Professional pet sitters are often licensed, and insured for liability including care, custody, and control of the pets in their care. Many pet sitters are also bonded or insured for theft. Pet sitters usually have training, such as pet first aid certification, animal husbandry classes, or pet sitting accreditation. A number of professional organizations exist to help pet sitters improve their services.
In many areas, no special occupational license is required for pet sitters. The term "licensed" is often used by pet sitting professionals to refer to licenses to do business, kennel licenses, and/or animal transportation permits available within the coverage area of the business. These licenses may or may not be required, depending on the location. Licenses are not available in all areas.
Pet sitters may also offer other more aggressive methods of exercise for dogs during dog walking appointments. These may include jogging, running, inline skating, bicycling, or dog scootering with client dogs.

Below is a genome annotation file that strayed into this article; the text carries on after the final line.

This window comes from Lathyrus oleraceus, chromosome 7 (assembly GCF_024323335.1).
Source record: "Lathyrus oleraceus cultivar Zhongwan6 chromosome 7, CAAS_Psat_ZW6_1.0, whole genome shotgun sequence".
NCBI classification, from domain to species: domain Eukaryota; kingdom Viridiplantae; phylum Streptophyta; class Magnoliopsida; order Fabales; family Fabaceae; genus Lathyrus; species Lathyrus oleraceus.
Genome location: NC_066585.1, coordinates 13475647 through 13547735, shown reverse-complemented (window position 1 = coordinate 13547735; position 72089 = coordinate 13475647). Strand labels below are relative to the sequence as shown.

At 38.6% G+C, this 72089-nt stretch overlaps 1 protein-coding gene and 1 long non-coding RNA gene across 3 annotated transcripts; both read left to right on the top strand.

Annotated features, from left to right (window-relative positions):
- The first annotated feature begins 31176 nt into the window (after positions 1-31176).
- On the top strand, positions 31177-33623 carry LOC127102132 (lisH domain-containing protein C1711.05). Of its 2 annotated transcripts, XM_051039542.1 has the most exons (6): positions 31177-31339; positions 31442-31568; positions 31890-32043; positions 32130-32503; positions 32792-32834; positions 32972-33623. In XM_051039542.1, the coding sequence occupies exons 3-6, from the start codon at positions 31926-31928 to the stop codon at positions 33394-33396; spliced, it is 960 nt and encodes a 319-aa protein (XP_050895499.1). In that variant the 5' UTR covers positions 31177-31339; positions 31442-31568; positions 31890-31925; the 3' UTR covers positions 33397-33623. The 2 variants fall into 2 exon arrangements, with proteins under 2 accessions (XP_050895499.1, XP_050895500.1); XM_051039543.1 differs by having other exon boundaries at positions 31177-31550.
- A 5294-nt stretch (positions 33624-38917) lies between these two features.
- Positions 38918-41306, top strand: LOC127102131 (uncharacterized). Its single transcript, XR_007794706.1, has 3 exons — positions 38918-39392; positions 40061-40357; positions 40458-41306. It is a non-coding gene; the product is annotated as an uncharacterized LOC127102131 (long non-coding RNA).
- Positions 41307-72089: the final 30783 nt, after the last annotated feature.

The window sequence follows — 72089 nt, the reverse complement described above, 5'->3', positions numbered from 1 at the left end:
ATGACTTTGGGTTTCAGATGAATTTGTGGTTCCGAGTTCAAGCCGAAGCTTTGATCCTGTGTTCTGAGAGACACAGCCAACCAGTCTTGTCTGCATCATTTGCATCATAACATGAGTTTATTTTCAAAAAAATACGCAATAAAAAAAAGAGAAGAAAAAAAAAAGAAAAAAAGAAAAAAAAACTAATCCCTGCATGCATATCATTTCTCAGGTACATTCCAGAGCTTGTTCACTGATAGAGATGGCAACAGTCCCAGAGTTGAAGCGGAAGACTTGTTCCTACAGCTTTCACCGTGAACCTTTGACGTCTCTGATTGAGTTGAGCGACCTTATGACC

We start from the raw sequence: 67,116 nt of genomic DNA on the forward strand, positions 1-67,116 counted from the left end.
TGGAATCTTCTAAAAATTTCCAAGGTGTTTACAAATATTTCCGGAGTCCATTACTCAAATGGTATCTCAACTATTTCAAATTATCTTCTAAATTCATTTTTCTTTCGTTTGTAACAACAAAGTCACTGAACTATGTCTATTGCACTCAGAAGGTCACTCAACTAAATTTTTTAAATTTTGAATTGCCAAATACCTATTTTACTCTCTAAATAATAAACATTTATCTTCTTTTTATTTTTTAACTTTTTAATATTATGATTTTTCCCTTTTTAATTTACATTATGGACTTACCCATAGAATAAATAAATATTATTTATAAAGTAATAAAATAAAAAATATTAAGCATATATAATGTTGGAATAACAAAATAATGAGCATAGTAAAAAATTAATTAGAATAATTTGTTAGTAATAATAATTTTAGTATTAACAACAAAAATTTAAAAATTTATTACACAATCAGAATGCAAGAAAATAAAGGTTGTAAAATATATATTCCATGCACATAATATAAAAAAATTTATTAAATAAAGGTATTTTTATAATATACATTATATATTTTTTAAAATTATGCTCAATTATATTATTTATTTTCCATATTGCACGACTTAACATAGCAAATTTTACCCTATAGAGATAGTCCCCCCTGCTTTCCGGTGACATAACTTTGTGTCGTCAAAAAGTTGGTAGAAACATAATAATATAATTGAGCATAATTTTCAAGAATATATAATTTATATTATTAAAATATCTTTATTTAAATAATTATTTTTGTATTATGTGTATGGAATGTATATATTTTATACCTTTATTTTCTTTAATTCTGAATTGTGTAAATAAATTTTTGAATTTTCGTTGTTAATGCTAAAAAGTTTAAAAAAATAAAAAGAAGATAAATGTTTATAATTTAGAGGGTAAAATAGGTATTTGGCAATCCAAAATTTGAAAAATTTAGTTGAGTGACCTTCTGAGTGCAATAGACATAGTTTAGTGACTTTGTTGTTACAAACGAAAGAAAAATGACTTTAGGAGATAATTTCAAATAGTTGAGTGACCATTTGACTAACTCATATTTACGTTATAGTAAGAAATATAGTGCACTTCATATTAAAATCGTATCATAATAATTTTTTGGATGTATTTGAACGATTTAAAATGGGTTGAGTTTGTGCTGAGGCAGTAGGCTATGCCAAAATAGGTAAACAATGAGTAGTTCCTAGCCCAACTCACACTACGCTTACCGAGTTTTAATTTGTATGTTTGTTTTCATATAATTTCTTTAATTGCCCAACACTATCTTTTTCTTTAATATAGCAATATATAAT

Pet sitters are sometimes hired to transport pets.
Pet sitters sometimes provide pooper scooper services for client yards.
As of 2007, the major American and Canadian pet sitting insurance providers include claim limits from 2 million to 4 million per claim for liability claims. They also include coverage for care, custody, and control of the client pets from $10,000 to $200,000 per occurrence. Coverage is included for fire damage, lost keys, and other negligence claims. Because many North American pet sitting insurers do not provide coverage to minors, most professional pet sitters are over eighteen years of age.
As of 2007, the major UK pet sitting insurance providers include similar claim coverages as the USA providers. The limits for liability claims range from £750 to £10,000.
Most pet sitter insurance plans provide coverage for pet transport. They also provide services for most animals, except those that may be used for other business ventures, including farming.
Some resources recommend that pet sitters be bonded. That recommendation has been dismissed by many professional organizations in recent years.
Many pet sitters have decided to seek actual insurance coverage for theft instead of procuring a bond. Theft insurance coverage does not require convictions, and usually includes coverage for accidental breakage, mysterious disappearance, and accidental damage to items in a client home.
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